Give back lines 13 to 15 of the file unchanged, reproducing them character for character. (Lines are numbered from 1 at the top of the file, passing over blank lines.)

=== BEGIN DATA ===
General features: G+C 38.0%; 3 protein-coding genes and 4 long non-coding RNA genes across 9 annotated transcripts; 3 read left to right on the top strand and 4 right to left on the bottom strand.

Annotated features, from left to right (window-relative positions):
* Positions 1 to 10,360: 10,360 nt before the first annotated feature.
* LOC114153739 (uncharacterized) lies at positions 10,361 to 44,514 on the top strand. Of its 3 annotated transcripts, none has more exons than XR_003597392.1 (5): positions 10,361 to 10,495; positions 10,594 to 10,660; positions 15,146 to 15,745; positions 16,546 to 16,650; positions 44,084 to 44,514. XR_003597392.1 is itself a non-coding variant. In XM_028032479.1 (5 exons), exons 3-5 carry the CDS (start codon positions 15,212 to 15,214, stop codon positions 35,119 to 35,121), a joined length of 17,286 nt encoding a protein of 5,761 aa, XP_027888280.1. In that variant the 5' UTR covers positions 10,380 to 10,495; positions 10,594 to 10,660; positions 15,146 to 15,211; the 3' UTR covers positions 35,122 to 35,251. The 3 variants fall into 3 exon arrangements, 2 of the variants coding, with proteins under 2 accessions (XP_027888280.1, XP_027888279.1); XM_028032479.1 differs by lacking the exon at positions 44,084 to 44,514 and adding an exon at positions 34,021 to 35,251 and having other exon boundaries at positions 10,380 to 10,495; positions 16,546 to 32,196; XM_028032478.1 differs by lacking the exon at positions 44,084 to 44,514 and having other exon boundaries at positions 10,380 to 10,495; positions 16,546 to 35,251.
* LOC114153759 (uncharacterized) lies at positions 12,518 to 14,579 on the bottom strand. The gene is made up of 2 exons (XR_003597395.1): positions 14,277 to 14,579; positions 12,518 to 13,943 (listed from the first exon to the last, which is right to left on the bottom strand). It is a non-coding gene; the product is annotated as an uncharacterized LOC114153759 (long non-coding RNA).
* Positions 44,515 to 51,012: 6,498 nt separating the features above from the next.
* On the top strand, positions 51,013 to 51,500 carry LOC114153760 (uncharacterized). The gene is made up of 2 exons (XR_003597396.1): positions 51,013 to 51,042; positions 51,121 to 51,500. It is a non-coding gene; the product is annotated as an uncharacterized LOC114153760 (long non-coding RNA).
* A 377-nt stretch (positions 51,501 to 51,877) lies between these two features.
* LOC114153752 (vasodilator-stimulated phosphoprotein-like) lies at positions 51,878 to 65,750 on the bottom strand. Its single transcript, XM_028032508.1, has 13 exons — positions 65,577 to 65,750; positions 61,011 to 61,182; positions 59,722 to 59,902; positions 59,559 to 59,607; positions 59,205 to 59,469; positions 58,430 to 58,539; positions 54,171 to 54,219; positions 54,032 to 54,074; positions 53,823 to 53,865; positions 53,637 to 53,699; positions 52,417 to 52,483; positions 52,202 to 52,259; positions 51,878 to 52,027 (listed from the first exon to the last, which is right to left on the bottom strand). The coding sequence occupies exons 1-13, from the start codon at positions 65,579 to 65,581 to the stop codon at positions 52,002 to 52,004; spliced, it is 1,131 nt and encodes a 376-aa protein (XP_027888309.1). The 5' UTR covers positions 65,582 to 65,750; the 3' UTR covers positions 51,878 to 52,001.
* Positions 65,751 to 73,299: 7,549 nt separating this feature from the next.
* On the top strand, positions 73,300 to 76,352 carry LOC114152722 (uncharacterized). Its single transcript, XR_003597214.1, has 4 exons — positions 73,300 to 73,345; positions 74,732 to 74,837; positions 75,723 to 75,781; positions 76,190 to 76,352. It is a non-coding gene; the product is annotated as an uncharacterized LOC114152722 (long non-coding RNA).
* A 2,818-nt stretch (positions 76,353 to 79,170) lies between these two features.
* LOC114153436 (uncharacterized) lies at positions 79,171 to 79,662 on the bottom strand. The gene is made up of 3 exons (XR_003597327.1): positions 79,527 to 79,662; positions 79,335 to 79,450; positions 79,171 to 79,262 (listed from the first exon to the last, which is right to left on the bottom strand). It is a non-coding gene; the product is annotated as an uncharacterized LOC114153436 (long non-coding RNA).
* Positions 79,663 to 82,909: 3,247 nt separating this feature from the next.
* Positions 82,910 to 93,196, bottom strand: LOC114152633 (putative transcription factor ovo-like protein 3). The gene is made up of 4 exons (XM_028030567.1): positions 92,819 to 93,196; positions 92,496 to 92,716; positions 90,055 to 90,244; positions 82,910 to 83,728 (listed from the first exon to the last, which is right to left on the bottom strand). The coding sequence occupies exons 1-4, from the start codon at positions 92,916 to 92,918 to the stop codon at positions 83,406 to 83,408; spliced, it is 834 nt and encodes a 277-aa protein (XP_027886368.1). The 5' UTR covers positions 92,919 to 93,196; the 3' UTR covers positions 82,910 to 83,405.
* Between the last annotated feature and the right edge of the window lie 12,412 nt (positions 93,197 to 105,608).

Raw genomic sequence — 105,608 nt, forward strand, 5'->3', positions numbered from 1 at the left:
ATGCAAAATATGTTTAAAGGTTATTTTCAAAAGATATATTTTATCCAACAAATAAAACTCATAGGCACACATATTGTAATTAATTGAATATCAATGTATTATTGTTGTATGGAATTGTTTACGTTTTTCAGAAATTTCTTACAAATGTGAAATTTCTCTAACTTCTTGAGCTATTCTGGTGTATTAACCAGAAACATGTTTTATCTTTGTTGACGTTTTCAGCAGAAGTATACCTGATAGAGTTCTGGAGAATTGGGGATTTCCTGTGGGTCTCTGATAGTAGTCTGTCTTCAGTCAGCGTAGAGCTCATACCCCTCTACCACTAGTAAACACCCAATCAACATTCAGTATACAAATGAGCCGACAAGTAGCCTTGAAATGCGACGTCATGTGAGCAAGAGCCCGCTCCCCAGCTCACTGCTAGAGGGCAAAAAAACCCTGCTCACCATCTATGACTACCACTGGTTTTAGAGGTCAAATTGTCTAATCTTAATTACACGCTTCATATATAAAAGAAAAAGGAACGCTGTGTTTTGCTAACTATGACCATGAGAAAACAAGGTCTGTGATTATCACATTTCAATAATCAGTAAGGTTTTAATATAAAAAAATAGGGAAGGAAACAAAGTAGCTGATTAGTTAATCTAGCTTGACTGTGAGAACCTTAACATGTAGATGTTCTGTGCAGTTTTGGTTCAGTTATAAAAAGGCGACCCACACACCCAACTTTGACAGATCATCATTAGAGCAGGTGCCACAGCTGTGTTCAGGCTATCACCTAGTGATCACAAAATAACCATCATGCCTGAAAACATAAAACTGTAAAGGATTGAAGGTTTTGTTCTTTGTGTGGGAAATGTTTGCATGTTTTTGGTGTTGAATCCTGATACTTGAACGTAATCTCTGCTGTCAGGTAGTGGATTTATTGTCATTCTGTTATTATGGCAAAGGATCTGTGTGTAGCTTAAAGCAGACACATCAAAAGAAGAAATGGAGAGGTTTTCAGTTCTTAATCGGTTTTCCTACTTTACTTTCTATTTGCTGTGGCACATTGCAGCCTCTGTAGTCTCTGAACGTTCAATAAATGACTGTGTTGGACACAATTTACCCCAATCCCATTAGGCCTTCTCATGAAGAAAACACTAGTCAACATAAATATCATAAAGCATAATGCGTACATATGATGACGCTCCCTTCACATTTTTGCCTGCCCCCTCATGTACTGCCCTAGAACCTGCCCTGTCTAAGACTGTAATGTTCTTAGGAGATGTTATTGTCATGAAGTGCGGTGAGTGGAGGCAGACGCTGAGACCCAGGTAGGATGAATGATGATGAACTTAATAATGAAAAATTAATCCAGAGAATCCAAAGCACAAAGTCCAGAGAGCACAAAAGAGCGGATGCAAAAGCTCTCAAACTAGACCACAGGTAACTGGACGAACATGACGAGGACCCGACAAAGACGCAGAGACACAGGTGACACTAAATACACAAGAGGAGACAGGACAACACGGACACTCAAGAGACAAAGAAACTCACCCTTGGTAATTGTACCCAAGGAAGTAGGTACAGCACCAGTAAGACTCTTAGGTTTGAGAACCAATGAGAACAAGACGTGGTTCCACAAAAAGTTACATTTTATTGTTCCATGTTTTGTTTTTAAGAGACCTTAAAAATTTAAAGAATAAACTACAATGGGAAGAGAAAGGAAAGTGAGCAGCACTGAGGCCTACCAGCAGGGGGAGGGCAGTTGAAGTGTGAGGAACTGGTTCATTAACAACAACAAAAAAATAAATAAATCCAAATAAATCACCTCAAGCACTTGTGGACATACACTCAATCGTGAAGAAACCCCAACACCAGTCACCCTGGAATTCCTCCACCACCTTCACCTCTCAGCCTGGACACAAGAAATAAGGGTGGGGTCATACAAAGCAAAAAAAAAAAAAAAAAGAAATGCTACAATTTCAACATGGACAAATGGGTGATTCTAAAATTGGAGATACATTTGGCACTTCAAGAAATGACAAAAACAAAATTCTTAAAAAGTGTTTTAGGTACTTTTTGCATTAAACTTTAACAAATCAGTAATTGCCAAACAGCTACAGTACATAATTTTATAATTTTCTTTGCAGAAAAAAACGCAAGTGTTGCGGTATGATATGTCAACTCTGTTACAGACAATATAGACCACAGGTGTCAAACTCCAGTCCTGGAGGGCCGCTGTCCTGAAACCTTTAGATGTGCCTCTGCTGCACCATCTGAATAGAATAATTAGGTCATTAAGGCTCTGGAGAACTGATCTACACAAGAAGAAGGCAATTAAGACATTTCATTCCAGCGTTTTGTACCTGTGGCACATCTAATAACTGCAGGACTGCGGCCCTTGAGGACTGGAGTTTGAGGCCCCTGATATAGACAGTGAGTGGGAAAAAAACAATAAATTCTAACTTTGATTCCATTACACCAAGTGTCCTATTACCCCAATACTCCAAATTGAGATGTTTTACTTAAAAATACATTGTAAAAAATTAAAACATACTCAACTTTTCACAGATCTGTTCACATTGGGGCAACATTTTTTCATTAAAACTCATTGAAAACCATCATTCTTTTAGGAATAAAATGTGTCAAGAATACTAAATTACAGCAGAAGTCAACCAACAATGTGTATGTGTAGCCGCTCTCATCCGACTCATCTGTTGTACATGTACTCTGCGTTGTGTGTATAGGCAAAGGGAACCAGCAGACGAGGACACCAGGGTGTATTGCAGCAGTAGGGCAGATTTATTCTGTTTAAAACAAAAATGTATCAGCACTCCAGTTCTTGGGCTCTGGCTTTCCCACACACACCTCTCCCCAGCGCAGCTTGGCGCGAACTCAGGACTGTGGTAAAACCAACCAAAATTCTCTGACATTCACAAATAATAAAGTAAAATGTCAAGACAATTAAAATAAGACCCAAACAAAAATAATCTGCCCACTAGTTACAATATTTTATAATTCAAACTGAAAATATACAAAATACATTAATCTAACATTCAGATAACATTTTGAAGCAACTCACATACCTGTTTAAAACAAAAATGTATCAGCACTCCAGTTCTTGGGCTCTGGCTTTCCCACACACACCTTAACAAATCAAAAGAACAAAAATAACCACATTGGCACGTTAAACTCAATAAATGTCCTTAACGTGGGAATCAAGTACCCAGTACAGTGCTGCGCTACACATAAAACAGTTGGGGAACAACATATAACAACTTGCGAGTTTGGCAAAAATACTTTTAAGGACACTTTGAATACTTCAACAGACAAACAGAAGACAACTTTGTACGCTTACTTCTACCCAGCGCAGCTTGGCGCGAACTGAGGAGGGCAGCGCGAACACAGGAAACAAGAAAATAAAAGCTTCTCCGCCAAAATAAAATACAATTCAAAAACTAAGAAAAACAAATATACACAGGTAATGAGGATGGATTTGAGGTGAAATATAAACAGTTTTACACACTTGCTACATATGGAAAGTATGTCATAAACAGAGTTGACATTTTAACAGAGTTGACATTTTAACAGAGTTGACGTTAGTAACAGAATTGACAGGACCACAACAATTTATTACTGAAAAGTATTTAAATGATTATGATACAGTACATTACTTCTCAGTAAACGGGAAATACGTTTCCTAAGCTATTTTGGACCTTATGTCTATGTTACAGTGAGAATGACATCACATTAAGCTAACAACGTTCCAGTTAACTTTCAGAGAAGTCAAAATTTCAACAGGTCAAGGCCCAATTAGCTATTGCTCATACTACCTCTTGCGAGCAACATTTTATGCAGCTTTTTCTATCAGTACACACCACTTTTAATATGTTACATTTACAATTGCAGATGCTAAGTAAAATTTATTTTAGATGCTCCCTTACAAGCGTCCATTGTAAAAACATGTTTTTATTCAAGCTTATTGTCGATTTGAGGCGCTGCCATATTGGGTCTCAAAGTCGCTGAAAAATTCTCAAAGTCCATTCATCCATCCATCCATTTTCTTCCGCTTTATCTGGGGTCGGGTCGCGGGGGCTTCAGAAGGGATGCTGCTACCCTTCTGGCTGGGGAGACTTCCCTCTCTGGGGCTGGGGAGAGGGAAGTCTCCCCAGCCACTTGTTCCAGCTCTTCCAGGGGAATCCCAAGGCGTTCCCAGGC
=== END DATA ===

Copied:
* LOC114153436 (uncharacterized) lies at positions 79,171 to 79,662 on the bottom strand. The gene is made up of 3 exons (XR_003597327.1): positions 79,527 to 79,662; positions 79,335 to 79,450; positions 79,171 to 79,262 (listed from the first exon to the last, which is right to left on the bottom strand). It is a non-coding gene; the product is annotated as an uncharacterized LOC114153436 (long non-coding RNA).
* Positions 79,663 to 82,909: 3,247 nt separating this feature from the next.
* Positions 82,910 to 93,196, bottom strand: LOC114152633 (putative transcription factor ovo-like protein 3). The gene is made up of 4 exons (XM_028030567.1): positions 92,819 to 93,196; positions 92,496 to 92,716; positions 90,055 to 90,244; positions 82,910 to 83,728 (listed from the first exon to the last, which is right to left on the bottom strand). The coding sequence occupies exons 1-4, from the start codon at positions 92,916 to 92,918 to the stop codon at positions 83,406 to 83,408; spliced, it is 834 nt and encodes a 277-aa protein (XP_027886368.1). The 5' UTR covers positions 92,919 to 93,196; the 3' UTR covers positions 82,910 to 83,405.